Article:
Ding Ling

Ding Ling: Selected full-text books and articles

Women and Writing in Modern China By Wendy Larson Stanford University Press, 1998
Modern Chinese Women Writers: Critical Appraisals By Michael S. Duke M. E. Sharpe, 1989
Librarian's tip: Chap. 1 "Gender and Identity in Ding Ling's Mother"
Modern Chinese Writers: Self-Portrayals By Helmut Martin; Jeffrey Kinkley M. E. Sharpe, 1992
Librarian's tip: "Foolish Dreams: Like a Blind Person Going Fishing" by Ding Ling begins on p. 302
Re-Encounters in China: Notes of a Journey in a Time Capsule By Harold R. Isaacs M. E. Sharpe, Inc., 1985
Librarian's tip: "Ting Ling" begins on p. 76
PRIMARY SOURCE
A primary source is a work that is being studied, or that provides first-hand or direct evidence on a topic. Common types of primary sources include works of literature, historical documents, original philosophical writings, and religious texts.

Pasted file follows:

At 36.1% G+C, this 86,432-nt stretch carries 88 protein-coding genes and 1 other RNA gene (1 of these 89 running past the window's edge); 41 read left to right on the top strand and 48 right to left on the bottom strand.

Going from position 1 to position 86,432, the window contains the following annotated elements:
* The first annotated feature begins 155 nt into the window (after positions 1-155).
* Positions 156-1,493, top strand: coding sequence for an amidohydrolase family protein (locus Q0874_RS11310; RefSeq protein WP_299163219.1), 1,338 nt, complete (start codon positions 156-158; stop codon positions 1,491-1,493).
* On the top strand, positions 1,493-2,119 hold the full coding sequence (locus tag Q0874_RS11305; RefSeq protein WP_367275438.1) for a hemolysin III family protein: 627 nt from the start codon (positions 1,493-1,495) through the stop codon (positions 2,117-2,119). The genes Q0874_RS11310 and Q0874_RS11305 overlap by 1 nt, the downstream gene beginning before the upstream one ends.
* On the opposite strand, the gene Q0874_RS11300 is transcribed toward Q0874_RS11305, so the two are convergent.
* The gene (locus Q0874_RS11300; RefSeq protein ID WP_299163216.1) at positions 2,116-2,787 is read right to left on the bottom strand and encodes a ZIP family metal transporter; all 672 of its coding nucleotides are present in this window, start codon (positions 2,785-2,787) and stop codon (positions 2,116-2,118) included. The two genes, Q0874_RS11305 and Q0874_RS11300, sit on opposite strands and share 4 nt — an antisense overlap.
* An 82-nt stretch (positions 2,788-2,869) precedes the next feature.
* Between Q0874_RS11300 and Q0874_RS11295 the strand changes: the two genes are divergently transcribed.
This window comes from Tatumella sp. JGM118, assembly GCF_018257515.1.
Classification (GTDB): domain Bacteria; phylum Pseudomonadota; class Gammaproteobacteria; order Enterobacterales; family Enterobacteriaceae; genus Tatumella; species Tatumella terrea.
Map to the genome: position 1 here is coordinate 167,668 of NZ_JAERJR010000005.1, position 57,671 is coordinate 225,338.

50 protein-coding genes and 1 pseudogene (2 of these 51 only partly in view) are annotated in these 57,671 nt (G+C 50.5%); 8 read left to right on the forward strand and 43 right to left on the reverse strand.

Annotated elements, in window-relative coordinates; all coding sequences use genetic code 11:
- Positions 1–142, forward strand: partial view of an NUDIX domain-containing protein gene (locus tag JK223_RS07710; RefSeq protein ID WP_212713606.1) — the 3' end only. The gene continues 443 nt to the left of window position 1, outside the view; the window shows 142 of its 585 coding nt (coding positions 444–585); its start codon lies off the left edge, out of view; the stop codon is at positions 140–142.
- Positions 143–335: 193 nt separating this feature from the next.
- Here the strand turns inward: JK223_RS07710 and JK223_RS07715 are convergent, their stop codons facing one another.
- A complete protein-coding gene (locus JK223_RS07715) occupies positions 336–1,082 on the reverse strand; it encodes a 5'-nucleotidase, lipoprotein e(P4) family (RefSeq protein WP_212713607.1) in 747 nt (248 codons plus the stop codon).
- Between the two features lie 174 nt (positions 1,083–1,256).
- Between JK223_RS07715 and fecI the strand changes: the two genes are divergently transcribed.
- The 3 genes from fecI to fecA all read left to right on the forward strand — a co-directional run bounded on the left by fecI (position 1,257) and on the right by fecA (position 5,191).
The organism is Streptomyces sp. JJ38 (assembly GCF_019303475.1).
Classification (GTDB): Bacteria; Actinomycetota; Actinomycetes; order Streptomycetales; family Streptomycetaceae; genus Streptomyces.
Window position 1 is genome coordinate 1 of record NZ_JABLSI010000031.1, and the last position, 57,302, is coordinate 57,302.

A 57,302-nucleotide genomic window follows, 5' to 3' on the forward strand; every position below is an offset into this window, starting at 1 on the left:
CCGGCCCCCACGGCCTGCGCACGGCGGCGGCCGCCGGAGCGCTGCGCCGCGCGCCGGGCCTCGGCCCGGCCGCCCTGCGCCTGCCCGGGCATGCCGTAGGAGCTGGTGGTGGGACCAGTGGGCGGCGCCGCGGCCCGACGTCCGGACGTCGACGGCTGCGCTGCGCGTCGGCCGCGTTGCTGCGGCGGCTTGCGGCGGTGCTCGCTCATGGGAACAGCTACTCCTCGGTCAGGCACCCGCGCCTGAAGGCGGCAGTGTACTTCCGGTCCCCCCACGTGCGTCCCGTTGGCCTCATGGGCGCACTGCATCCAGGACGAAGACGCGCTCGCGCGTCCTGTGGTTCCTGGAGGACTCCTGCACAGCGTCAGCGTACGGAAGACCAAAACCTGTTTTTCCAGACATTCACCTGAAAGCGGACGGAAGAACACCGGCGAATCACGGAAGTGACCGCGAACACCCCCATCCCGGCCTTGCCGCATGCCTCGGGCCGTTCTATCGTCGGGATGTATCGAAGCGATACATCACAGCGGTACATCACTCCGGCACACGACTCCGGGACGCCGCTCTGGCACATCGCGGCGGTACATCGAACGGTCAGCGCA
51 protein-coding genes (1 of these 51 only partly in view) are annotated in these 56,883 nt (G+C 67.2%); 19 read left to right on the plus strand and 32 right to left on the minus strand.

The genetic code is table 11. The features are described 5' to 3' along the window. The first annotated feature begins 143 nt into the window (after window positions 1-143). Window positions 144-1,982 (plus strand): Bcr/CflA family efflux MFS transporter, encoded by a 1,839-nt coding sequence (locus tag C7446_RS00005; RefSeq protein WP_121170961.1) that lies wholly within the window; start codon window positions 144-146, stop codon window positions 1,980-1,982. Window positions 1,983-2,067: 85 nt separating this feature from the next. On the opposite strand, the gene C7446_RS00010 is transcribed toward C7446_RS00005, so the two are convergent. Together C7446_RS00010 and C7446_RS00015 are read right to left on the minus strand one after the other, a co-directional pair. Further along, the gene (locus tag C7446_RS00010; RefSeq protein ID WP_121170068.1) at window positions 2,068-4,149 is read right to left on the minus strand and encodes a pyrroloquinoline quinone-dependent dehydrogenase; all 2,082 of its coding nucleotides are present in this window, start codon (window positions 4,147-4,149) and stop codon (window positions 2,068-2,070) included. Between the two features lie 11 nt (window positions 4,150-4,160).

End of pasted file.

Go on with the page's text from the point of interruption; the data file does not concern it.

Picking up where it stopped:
Modern Chinese Stories and Novellas, 1919-1949 By Leo Ou-Fan Lee; C. T. Hsia; Joseph S. M. Lau Columbia University Press, 1981
Librarian's tip: "Ting Ling" begins on p. 266
PRIMARY SOURCE
A primary source is a work that is being studied, or that provides first-hand or direct evidence on a topic. Common types of primary sources include works of literature, historical documents, original philosophical writings, and religious texts.
Revolutionary Literature in China: An Anthology By John David Berninghausen; Ted Huters M. E. Sharpe, Inc., 1976
PRIMARY SOURCE
A primary source is a work that is being studied, or that provides first-hand or direct evidence on a topic. Common types of primary sources include works of literature, historical documents, original philosophical writings, and religious texts.
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